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Soybeans

Why Eat It
Varieties
Availability
Shopping
Storage
Preparation
Nutrition Chart


Why Eat It

Native to East Asia, soybeans have been a major source of protein for people in Asia for more than 5,000 years. Soybeans are high in protein (more than any other legume) and fiber, low in carbohydrates and are nutrient-dense. Phytochemicals in soybeans protect the heart against oxidation, inhibit blood clot formation, function as antioxidants and also exert anti-inflammatory actions. Soybeans, compared with other legumes, are higher in essential fatty acids, and are a good source of calcium, magnesium, lecithin, riboflavin, thiamin, fiber, folate (folic acid), and iron.

Studies have shown that soybeans may help to protect against osteoporosis; when people eat soy foods in place of animal proteins, far less calcium is excreted. As the protein in soybeans may inhibit iron absorption (as do other compounds in soy called phytates), it is advisable to consume vitamin C along with soybeans to increase iron absorption. Protein in soybeans may also be protective against heart disease, and the isoflavones in soybeans may help to thwart development of certain cancers. The nutritional magnitude of the versitile soybean is indeed impressive.

Soy protein is the only vegetable whose protein is complete. In fact, soy protein has attracted quite a bit of attention recently due to its ability to lower LDL ("bad" cholesterol) levels. Emerging details from years of research has prompted health professionals to request the government to officially give a stamp of approval for soy's cholesterol-lowering effects. Indeed, the Food and Drug Administration recently approved the cholesterol-lowering health claim for soy, indicating that daily consumption of 25 grams of soy protein (6.5 grams of soy protein per serving) may lower LDL cholesterol in those who have high cholesterol and who follow a low fat diet.

Soybeans also are a rich source of isoflavones, plant chemicals that have mild estrogenlike hormonal effects on the body. Genistein, an isoflavone in soybeans, is being studied for its potential to inhibit the growth of cancer cells. Genistein is also believed to prevent development of plaque that builds up within the walls of coronary arteries. Another isoflavone in soybeans, daidzein, may be helpful in reducing risk of osteoporosis by slowing the breakdown of bone. Isoflavones are found not only in soybeans, but in some products derived from soybeans, such as soy milk, tofu, and tempeh. Some processed soy products may also have been fortified with isoflavones.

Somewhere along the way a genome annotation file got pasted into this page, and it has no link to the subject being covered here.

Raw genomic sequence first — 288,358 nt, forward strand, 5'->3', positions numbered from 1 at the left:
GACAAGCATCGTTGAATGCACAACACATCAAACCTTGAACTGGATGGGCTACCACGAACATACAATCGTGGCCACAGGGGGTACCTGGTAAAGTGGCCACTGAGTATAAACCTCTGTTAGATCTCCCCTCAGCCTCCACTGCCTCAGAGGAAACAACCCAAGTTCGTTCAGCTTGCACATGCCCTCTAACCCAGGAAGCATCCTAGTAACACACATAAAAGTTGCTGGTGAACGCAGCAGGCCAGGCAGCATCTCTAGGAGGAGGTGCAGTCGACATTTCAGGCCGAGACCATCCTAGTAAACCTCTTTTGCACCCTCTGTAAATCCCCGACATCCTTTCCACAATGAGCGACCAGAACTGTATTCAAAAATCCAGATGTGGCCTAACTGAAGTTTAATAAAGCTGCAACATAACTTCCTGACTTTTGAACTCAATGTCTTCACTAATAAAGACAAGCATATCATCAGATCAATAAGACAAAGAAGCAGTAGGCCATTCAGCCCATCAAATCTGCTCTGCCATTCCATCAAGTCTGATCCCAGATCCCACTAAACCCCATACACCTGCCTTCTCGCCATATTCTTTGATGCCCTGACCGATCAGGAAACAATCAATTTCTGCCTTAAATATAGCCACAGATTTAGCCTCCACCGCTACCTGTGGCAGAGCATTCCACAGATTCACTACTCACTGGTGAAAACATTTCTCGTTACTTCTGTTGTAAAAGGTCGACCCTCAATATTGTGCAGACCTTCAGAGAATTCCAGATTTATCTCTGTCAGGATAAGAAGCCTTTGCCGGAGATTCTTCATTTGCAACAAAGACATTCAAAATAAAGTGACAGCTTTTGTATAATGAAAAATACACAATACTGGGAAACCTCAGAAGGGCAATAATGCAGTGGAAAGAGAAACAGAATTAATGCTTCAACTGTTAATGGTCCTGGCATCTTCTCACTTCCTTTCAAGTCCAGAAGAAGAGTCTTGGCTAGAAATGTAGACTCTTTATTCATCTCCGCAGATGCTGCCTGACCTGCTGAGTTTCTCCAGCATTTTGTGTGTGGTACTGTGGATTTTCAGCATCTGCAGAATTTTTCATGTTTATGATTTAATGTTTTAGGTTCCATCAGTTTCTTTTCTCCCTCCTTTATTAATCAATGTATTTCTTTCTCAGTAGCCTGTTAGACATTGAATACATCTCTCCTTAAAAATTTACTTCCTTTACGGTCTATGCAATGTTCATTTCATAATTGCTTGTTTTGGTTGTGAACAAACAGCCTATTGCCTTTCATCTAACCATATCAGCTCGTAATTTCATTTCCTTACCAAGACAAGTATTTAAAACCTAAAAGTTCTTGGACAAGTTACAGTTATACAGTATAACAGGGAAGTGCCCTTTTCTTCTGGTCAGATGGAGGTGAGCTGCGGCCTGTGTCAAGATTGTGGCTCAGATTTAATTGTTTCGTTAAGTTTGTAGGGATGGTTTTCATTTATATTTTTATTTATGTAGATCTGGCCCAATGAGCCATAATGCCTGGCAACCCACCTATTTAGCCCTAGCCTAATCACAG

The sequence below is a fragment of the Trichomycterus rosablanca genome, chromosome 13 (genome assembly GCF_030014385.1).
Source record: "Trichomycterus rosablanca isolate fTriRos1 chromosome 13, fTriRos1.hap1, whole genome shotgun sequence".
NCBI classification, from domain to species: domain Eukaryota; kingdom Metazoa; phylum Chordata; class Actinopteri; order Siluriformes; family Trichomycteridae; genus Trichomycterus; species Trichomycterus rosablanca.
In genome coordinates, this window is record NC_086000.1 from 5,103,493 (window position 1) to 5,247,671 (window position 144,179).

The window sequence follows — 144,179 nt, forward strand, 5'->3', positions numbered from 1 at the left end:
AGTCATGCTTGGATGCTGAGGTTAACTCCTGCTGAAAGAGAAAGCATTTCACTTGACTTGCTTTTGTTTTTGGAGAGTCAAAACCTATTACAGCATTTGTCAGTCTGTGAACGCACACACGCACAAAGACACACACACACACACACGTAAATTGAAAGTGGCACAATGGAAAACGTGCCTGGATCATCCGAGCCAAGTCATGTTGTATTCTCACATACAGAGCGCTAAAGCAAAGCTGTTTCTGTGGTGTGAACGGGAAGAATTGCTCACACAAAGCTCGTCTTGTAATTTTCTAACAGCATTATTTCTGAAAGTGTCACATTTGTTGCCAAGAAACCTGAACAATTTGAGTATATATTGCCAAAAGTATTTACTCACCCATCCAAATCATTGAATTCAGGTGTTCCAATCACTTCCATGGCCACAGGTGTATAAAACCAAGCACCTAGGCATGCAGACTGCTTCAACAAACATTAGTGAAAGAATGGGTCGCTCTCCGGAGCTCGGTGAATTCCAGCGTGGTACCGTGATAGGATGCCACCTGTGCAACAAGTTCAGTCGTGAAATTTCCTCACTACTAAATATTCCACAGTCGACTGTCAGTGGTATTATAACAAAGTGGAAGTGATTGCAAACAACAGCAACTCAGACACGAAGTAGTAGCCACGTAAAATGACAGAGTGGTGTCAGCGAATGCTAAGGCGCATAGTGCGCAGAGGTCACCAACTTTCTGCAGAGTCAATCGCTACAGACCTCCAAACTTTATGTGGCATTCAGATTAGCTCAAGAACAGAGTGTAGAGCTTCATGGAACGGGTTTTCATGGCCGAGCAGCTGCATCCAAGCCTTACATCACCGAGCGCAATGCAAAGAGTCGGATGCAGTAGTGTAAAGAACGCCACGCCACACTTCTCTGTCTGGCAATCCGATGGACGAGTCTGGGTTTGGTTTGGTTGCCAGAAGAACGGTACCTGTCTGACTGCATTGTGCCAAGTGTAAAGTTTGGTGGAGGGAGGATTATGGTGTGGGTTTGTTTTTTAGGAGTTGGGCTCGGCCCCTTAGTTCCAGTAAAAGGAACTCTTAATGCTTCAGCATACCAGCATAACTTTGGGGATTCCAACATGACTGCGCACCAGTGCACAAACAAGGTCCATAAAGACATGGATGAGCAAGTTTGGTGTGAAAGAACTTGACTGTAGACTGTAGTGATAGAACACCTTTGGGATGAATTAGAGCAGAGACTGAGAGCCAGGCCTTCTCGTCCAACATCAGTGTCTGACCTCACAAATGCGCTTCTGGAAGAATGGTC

Varieties

The three major types of soybeans are fresh immature (green) soybeans, known as edamame, fresh mature soybeans, and dried soybeans.

Edamame: Edamame are sweet tasting large soybeans that are harvested prematurely, when the beans are still green. Sweet and delicate in flavor, edamame can be added to salads or soups or rice dishes.

Mature Soybeans: Mature soybeans are tan-colored and are harvested when they have fully matured.

Dried Soybeans: Dried soybeans, which are available at most health-food stores, are dense, pea-sized beans that require a long soaking before cooking.

Soy nuts: Soy nuts are roasted soybeans that resemble peanuts (like peanuts, soy nuts are high in fat).

Availability

Edamame are generally available year round, They are most commonly sold frozen in one-pound bags, but you may occasionally find them fresh and unfrozen. Look for them in Asian markets.

Mature fresh soybeans are sold in or out of the pod and are available year round. Look for them in Asian markets and local Chinatowns.

Dried soybeans can be found in health-food stores and some large supermarkets.

Soy nuts are generally sold in health-food stores. They are available salted and unsalted.

Shopping

When shopping for beans in the pod, look for firm pods, without any discoloration. Beans sold out of the pod should be plump and firm, not withered or mushy.

Shop for dried beans in stores with a brisk turnover and where the bins are covered.

Storage

Green soybeans (edamame) should be refrigerated and used within two days. Frozen edamame keep for several months. Mature soybeans should be refrigerated and used within a few days. Dried soybeans can be kept in an airtight container for up to a year.

Preparation

Edamame (fresh or frozen) should be boiled in salted water or steamed in the pod until piping hot, 10 to 15 minutes. Serve as an appetizer.

Mature soybeans should be boiled out of the pod until tender. As with any soybean, they are best cooked with other ingredients that are strongly flavored, since the soybeans themselves are not bringing much to the table.

Dried soybeans require overnight soaking and long slow cooking. They usually require about three hours to become tender. Because they are mild in flavor, they should be cooked with robust seasonings.

Nutrition Chart

Edamame/1/2 cup cooked

127
Total fat (g)
5.8
Saturated fat (g)
0.7
Monounsaturated fat (g)
1.1
Polyunsaturated fat (g)
2.7
Dietary fiber (g)
3.8
11
Carbohydrate (g)
10
Cholesterol (mg)
0
Sodium (mg)
13
Thiamin (mg)
0.2
Vitamin C (mg)
15
Calcium (mg)
131
Iron (mg)
2.3
Magnesium (mg)
54
Potassium (mg)
485

Dried Soybeans/1/2 cup cooked

149
Total fat (g)
7.7
Saturated fat (g)
1.1
Monounsaturated fat (g)
1.7
Polyunsaturated fat (g)
4.4
Dietary fiber (g)
5.2
14
Carbohydrate (g)
9
Cholesterol (mg)
0
Sodium (mg)
1
Riboflavin (mg)
0.3
Folate (mcg)
46
Iron (mg)
4.4
Magnesium (mg)
74
Potassium (mg)
443

Soy Nuts (salted)/1 ounce

128
Total fat (g)
6.1
Saturated fat (g)
0.9
Monounsaturated fat (g)
1.4
Polyunsaturated fat (g)
3.5
Dietary fiber (g)
2.3
11
Carbohydrate (g)
9
Cholesterol (mg)
0
Sodium (mg)
46
Riboflavin (mg)
0.2
Folate (mcg)
58
Magnesium (mg)
65


Date Published: 04/21/2005
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